So how would you divide Iraq?  Gertrude Bell is not available and you have to remember that Saddam relocated Sunnis to traditionally Shia' areas so at least 2 Shia' shrines are now in Sunni majority territory.  How do you resolve this?

    Then we have the Kurds.  Do they get Kirkuk or not?  They want it so who gets this oil rich city?  Other question is that Western pundits claim Kurds "deserve"  a country.  The list of peoples who are displaced or dispossessed is a long one; does each one of those get its own country?

    Then we have the problem of making sure any new countries are viable.  Is Kurdistan viable without Kirkuk?  Also the Kurds traditionally claim Turkish and Iranian territory.  Do they have a right to this territory or do they have to have it to have a viable country?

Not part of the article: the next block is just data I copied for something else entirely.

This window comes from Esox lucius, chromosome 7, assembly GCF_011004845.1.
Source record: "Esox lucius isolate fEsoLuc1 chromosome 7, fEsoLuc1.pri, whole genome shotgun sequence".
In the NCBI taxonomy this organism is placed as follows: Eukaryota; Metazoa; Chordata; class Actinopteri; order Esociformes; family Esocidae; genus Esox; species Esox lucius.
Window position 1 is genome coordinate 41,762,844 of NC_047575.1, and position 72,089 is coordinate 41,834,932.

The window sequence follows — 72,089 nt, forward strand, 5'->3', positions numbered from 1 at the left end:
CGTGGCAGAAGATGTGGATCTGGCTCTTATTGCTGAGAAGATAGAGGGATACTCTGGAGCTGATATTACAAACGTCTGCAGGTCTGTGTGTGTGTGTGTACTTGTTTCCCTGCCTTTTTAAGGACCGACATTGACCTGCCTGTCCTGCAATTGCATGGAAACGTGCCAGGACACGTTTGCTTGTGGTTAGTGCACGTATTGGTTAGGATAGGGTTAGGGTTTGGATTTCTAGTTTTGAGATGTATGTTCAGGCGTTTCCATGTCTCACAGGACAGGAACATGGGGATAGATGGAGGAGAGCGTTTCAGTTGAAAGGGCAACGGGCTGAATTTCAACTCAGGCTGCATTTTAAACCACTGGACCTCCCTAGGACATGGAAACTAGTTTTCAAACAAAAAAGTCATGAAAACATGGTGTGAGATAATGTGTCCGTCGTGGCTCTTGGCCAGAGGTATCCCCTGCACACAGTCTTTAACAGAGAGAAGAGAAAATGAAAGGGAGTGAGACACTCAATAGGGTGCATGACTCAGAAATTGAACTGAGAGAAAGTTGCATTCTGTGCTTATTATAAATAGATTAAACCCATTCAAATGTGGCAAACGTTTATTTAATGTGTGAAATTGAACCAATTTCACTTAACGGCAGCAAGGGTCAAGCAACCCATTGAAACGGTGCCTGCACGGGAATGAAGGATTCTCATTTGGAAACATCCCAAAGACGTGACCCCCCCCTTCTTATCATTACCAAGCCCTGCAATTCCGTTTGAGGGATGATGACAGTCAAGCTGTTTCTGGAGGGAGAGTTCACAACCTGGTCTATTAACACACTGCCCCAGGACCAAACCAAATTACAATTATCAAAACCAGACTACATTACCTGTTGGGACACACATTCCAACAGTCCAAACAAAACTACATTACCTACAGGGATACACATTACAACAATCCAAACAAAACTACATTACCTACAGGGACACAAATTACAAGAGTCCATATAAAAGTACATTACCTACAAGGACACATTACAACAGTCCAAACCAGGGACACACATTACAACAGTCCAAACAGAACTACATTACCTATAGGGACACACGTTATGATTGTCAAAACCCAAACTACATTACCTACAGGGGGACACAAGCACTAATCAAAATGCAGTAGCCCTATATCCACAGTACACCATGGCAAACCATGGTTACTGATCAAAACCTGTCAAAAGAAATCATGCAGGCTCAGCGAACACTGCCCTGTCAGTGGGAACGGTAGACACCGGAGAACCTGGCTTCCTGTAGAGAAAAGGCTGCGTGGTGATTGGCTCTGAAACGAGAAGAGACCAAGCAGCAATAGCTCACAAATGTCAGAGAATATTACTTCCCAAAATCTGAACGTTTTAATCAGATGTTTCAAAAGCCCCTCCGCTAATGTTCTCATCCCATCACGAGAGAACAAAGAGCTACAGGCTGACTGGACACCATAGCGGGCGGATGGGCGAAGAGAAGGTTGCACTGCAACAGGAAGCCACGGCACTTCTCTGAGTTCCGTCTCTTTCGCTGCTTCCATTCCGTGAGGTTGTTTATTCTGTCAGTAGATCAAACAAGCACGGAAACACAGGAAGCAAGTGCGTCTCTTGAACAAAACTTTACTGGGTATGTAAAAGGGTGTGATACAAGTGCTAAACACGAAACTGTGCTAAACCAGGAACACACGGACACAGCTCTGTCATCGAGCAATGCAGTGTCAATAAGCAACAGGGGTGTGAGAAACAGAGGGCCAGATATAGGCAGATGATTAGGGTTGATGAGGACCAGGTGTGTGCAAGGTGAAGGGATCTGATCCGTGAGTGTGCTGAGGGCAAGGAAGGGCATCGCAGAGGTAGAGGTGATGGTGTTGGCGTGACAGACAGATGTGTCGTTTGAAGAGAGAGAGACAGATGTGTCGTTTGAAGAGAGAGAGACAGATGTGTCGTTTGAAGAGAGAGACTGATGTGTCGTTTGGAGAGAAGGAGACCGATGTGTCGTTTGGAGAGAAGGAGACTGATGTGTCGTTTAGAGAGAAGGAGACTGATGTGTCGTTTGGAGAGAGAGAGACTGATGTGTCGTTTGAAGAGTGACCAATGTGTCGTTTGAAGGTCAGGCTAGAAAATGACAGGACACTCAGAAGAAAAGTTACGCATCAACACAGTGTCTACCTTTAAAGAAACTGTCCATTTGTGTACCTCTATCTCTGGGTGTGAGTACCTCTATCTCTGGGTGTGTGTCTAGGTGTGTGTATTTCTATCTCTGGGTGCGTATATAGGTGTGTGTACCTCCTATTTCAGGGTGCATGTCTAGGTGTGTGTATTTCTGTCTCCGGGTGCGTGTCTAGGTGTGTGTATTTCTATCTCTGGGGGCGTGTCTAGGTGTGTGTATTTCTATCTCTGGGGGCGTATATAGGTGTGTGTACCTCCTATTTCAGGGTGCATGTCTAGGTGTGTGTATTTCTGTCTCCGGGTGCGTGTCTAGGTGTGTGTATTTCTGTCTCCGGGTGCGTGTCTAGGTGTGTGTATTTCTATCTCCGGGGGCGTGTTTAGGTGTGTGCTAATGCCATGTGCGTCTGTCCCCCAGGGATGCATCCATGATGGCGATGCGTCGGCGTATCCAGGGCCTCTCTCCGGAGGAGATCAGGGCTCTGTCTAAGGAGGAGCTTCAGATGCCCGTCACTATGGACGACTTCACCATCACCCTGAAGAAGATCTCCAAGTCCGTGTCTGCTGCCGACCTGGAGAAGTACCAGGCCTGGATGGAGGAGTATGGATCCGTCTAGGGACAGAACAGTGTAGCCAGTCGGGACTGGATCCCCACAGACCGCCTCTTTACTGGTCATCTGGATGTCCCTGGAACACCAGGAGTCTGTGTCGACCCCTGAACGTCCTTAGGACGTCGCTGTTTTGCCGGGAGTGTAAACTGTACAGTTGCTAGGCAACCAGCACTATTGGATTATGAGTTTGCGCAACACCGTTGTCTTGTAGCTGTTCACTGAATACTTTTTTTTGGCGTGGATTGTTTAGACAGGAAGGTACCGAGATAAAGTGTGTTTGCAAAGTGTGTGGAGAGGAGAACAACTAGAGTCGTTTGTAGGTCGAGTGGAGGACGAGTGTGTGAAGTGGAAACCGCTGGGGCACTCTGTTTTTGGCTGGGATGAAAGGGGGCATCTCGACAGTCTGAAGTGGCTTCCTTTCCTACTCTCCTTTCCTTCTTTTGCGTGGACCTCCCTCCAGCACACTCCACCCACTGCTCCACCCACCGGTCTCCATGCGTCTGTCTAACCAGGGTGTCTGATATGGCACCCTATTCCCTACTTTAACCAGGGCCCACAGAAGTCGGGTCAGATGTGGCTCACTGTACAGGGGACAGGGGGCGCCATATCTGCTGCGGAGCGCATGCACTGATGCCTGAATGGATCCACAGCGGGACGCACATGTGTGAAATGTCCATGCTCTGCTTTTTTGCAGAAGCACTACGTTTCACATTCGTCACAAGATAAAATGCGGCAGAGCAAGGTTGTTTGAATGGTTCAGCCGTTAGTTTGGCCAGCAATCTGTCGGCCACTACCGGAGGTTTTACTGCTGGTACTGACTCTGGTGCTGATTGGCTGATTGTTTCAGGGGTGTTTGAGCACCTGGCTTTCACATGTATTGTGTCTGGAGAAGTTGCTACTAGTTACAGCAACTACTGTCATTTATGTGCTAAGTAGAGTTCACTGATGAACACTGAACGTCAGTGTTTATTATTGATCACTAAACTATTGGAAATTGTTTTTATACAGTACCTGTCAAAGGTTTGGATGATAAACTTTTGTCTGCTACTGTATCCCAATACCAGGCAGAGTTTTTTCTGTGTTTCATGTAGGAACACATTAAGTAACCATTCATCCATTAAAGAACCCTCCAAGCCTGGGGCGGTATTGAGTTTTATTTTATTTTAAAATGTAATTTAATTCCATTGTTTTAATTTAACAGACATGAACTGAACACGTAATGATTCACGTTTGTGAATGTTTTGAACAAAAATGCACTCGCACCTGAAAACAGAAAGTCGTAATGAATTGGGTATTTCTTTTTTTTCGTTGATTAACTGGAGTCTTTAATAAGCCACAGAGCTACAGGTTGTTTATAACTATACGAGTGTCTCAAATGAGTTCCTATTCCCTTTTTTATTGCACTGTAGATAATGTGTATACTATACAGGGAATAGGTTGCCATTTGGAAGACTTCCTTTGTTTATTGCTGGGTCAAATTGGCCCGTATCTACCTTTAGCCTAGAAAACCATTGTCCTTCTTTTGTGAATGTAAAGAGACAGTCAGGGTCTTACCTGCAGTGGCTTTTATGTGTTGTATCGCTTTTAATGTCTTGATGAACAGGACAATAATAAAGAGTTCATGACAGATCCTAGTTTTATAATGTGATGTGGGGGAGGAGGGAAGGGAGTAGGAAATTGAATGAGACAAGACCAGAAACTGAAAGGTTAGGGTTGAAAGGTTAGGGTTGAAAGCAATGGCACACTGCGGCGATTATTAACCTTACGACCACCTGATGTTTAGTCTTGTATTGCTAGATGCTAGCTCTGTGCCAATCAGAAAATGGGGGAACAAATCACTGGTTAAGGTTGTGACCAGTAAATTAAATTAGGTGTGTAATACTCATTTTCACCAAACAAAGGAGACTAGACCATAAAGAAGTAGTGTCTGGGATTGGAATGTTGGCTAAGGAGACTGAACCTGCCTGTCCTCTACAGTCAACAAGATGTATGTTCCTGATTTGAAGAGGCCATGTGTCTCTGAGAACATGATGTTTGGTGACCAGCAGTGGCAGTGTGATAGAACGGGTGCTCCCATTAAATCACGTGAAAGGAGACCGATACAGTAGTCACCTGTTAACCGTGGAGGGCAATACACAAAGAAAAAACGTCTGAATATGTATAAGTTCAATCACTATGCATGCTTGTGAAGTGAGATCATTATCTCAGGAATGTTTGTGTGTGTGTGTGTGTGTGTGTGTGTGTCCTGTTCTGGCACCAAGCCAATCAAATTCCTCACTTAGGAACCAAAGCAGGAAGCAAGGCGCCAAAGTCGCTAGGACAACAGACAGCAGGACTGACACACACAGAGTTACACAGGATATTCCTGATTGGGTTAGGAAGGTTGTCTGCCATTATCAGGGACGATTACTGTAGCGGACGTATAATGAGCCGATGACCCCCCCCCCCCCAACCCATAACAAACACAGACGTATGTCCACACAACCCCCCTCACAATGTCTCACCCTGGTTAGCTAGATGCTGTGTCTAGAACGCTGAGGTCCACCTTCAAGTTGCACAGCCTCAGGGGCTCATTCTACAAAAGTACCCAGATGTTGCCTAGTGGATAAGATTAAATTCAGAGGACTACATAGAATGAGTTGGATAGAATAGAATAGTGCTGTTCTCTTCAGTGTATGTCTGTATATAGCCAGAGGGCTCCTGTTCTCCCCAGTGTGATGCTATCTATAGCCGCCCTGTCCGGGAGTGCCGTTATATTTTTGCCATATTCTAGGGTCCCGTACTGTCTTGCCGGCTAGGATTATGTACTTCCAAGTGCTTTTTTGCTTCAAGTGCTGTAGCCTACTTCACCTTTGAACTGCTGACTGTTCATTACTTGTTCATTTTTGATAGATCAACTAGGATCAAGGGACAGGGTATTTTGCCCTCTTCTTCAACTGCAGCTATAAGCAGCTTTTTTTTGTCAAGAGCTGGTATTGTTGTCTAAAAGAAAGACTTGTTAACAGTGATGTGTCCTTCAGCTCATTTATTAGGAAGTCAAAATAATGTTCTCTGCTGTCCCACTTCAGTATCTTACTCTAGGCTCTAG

I think you are listening to the Western press too much.  Turkey and Iran are not going to allow Iraq to descend into chaos nor is Russia.  Syria is already bombing ISIS positions in coordination with Shia' militia while Badr Corp veterans are already on the ground in Baghdad organizing militias.  I note al Sadr has also called for militias to protect shrines while Sistani has denounced ISIS.

    The problem with the MSM is it refuses to admit there are regions where the US has limited to no influence and this is becoming one of them.  Turkey and Iran are on the ground and demographically and geographically better situated to deal with the situation as compared to the US who has to move resources half a world to reinforce and resupply.  Afghanistan should have taught us that there is a bridge too far in today's world (Heck, VN should have taught us that)    

    •  Thanks for a thoughtful comment (0+ / 0-)